When it comes to distinguishing Republicans from Democrats in the 2018 midterm elections, a tax-policy expert contends it can’t be said enough that Democrats intend to roll back the tax cuts and reform that many economists believe have been the major catalyst for the current economic resurgence.
Writing for the Washington Examiner, Alexander Hendrie, tax-policy director at Americans for Tax Reform, cites vows by Democratic Party leaders to undo the Trump tax cuts as soon as they can.
Already, he writes, Democrats are proposing new, trillion-dollar-a-year tax hikes.
House Minority Leader Nancy Pelosi, D-Calif., has compared Trump’s tax reform to Armageddon, and Senate Minority Leader Chuck Schumer, D-N.Y., has called it a “stunning deception.”
Hendrie contends that in reality, the Tax Cuts and Jobs Act has been a net positive for taxpayers, with 90 percent of wage earners seeing increased take-home pay.
The tax cuts have grown the economy, he points out, and businesses have responded by giving their employees bonuses and pay raises and increasing retirement contributions, child care and adoption benefits.
Job openings are at a record high, while the unemployment rate is at an 18-year low. In the second quarter, GDP was 4.1 percent, and it’s expected to remain strong at 3.8 percent in the third quarter.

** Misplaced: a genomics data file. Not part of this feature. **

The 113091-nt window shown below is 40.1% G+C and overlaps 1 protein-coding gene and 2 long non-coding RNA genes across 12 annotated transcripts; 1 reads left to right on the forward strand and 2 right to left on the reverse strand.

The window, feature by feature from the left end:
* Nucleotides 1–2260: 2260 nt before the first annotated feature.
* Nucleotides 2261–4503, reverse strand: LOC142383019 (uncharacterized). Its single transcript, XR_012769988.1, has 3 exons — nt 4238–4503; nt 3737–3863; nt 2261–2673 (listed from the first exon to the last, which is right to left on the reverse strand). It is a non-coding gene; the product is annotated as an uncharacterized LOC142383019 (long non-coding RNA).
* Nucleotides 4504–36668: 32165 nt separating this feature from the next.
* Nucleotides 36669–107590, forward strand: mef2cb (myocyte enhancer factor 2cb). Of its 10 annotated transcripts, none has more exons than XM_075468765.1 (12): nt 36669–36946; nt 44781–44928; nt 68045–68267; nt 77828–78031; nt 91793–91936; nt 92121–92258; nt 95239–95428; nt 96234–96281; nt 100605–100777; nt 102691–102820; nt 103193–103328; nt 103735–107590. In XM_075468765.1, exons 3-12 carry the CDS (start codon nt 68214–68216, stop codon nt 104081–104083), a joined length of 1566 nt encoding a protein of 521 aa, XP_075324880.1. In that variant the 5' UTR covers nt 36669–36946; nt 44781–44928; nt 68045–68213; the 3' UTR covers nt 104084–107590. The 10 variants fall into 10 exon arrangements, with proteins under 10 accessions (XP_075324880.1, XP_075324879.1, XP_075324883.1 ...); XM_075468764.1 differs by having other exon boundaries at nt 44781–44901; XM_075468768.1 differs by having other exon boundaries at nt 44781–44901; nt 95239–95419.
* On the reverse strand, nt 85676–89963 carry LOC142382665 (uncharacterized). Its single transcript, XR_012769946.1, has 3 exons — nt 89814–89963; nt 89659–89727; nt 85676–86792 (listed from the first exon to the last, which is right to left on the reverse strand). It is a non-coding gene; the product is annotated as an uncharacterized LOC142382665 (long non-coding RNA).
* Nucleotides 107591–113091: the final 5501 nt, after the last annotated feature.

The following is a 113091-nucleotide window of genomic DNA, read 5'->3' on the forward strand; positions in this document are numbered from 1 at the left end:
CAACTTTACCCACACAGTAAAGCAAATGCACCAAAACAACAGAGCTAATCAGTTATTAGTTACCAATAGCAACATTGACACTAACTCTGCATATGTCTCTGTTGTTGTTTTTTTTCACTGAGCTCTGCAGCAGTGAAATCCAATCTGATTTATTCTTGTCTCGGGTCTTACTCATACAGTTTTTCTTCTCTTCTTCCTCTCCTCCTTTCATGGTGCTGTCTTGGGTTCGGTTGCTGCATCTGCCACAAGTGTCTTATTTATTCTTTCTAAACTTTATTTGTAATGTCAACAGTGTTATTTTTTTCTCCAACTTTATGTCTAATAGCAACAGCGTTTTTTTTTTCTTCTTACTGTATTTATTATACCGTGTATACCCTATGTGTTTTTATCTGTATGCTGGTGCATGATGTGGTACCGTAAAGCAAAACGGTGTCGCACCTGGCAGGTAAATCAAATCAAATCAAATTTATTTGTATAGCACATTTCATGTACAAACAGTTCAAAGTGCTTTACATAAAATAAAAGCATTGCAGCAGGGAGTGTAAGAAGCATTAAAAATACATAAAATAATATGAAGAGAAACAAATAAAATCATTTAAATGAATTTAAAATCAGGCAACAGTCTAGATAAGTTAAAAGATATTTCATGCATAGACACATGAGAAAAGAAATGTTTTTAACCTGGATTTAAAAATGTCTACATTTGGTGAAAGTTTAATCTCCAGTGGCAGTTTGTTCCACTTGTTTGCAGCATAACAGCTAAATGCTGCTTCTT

Since Trump took office, the economy is averaging over 3 percent growth a 50 percent increase compared to economic growth under former President Barack Obama.
If Republicans keep the House, Hendrie said, there’s more tax reform to come, with proposed legislation aimed at protecting middle class and small business tax cuts, promoting family savings and encouraging entrepreneurship.
Senate Democrats, meanwhile, have proposed to raise taxes on businesses as part of a $1 trillion tax hike that would make the corporate rate higher than almost every other developed country.
The 2017 bill lowered the corporate rate from 35 percent to a globally competitive 21 percent.
He pointed out that as a result of the tax bill and other reforms, the U.S. was recently named the world’s most competitive economy.
The socialist House candidate Alexandria Ocasio-Cortez, Hendrie pointed out, is in agreement with 150 sitting Democrats in the House and Senate that the nation should established a single-payer healthcare system, which would cost $32.6 trillion over a decade, according to estimates by the Mercatus Center.
It would require trillions of dollars in tax hikes on middle class families and small businesses, as the 2016 presidential campaign of Sen. Bernie Sanders’, I-Vt., admitted.
“The contrast between the two parties is clear,” Hendrie writes. “Democrats are eager to push for higher taxes on the American people, while the GOP wants to build on the success of tax reform.”
If the left has its way, he said, Democrats “will erode the strong economy, employee benefits, and higher take-home pay from the GOP tax cuts, and replace this positive economic news with stagnant growth, fewer jobs and lower wages.”